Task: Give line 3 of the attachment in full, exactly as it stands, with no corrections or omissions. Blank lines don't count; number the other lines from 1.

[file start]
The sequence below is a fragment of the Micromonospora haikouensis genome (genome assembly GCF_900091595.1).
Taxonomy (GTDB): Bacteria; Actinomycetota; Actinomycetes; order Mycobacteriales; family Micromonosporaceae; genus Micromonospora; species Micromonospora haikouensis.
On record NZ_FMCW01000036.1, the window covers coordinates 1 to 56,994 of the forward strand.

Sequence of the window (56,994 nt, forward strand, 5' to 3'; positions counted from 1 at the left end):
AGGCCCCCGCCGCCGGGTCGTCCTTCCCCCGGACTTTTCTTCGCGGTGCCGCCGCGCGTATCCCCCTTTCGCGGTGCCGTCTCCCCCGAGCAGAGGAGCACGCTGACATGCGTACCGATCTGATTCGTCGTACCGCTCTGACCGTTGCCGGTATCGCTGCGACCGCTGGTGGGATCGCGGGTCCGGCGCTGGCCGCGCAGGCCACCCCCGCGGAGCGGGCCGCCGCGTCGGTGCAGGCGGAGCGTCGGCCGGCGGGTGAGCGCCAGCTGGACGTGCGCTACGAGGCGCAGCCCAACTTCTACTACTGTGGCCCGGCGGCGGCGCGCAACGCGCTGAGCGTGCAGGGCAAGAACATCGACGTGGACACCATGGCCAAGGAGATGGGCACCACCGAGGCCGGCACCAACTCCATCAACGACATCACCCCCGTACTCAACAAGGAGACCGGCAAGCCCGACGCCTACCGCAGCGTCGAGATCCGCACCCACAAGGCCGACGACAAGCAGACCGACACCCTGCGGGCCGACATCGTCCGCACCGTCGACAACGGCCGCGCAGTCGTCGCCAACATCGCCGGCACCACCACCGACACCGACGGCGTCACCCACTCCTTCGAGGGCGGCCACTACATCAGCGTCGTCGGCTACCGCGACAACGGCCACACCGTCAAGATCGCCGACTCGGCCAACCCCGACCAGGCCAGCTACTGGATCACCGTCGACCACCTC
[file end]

On record NZ_FMCW01000036.1, the window covers coordinates 1 to 56,994 of the forward strand.